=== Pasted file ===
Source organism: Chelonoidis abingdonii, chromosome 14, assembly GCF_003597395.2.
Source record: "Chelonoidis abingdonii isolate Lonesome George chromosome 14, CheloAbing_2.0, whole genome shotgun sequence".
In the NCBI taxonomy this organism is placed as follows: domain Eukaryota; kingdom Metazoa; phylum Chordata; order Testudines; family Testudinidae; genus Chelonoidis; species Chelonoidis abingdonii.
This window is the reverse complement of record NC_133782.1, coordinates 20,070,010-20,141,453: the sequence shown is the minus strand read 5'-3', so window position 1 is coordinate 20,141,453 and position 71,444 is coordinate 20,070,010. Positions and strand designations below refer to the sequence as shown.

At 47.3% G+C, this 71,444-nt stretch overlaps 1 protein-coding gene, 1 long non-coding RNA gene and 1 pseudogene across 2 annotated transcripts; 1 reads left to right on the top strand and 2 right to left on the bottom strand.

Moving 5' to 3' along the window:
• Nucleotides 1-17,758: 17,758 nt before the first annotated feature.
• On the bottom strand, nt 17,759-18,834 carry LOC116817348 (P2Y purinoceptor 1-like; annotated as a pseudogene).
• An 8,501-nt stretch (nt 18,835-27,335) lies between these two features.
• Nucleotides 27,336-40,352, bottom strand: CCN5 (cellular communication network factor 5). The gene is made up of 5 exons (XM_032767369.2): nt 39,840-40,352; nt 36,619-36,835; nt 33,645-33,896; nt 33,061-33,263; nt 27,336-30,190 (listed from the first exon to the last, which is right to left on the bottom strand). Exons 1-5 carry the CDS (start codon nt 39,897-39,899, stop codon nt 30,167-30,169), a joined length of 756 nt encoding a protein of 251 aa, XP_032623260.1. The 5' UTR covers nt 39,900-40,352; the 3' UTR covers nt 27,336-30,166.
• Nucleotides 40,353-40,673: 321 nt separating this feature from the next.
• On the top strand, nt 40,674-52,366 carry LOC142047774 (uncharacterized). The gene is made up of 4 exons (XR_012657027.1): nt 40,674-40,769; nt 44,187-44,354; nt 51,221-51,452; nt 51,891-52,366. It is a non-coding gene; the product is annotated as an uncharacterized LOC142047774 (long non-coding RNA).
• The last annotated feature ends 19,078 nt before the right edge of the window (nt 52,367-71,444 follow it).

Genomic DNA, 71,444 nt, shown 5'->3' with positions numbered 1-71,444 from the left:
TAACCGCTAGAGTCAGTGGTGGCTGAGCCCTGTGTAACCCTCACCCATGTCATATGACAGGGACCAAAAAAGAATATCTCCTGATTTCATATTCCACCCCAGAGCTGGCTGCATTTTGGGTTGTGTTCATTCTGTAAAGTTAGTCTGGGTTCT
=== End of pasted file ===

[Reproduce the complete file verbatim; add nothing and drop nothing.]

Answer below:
Source organism: Chelonoidis abingdonii, chromosome 14, assembly GCF_003597395.2.
Source record: "Chelonoidis abingdonii isolate Lonesome George chromosome 14, CheloAbing_2.0, whole genome shotgun sequence".
In the NCBI taxonomy this organism is placed as follows: domain Eukaryota; kingdom Metazoa; phylum Chordata; order Testudines; family Testudinidae; genus Chelonoidis; species Chelonoidis abingdonii.
This window is the reverse complement of record NC_133782.1, coordinates 20,070,010-20,141,453: the sequence shown is the minus strand read 5'-3', so window position 1 is coordinate 20,141,453 and position 71,444 is coordinate 20,070,010. Positions and strand designations below refer to the sequence as shown.

At 47.3% G+C, this 71,444-nt stretch overlaps 1 protein-coding gene, 1 long non-coding RNA gene and 1 pseudogene across 2 annotated transcripts; 1 reads left to right on the top strand and 2 right to left on the bottom strand.

Moving 5' to 3' along the window:
• Nucleotides 1-17,758: 17,758 nt before the first annotated feature.
• On the bottom strand, nt 17,759-18,834 carry LOC116817348 (P2Y purinoceptor 1-like; annotated as a pseudogene).
• An 8,501-nt stretch (nt 18,835-27,335) lies between these two features.
• Nucleotides 27,336-40,352, bottom strand: CCN5 (cellular communication network factor 5). The gene is made up of 5 exons (XM_032767369.2): nt 39,840-40,352; nt 36,619-36,835; nt 33,645-33,896; nt 33,061-33,263; nt 27,336-30,190 (listed from the first exon to the last, which is right to left on the bottom strand). Exons 1-5 carry the CDS (start codon nt 39,897-39,899, stop codon nt 30,167-30,169), a joined length of 756 nt encoding a protein of 251 aa, XP_032623260.1. The 5' UTR covers nt 39,900-40,352; the 3' UTR covers nt 27,336-30,166.
• Nucleotides 40,353-40,673: 321 nt separating this feature from the next.
• On the top strand, nt 40,674-52,366 carry LOC142047774 (uncharacterized). The gene is made up of 4 exons (XR_012657027.1): nt 40,674-40,769; nt 44,187-44,354; nt 51,221-51,452; nt 51,891-52,366. It is a non-coding gene; the product is annotated as an uncharacterized LOC142047774 (long non-coding RNA).
• The last annotated feature ends 19,078 nt before the right edge of the window (nt 52,367-71,444 follow it).

Genomic DNA, 71,444 nt, shown 5'->3' with positions numbered 1-71,444 from the left:
TAACCGCTAGAGTCAGTGGTGGCTGAGCCCTGTGTAACCCTCACCCATGTCATATGACAGGGACCAAAAAAGAATATCTCCTGATTTCATATTCCACCCCAGAGCTGGCTGCATTTTGGGTTGTGTTCATTCTGTAAAGTTAGTCTGGGTTCT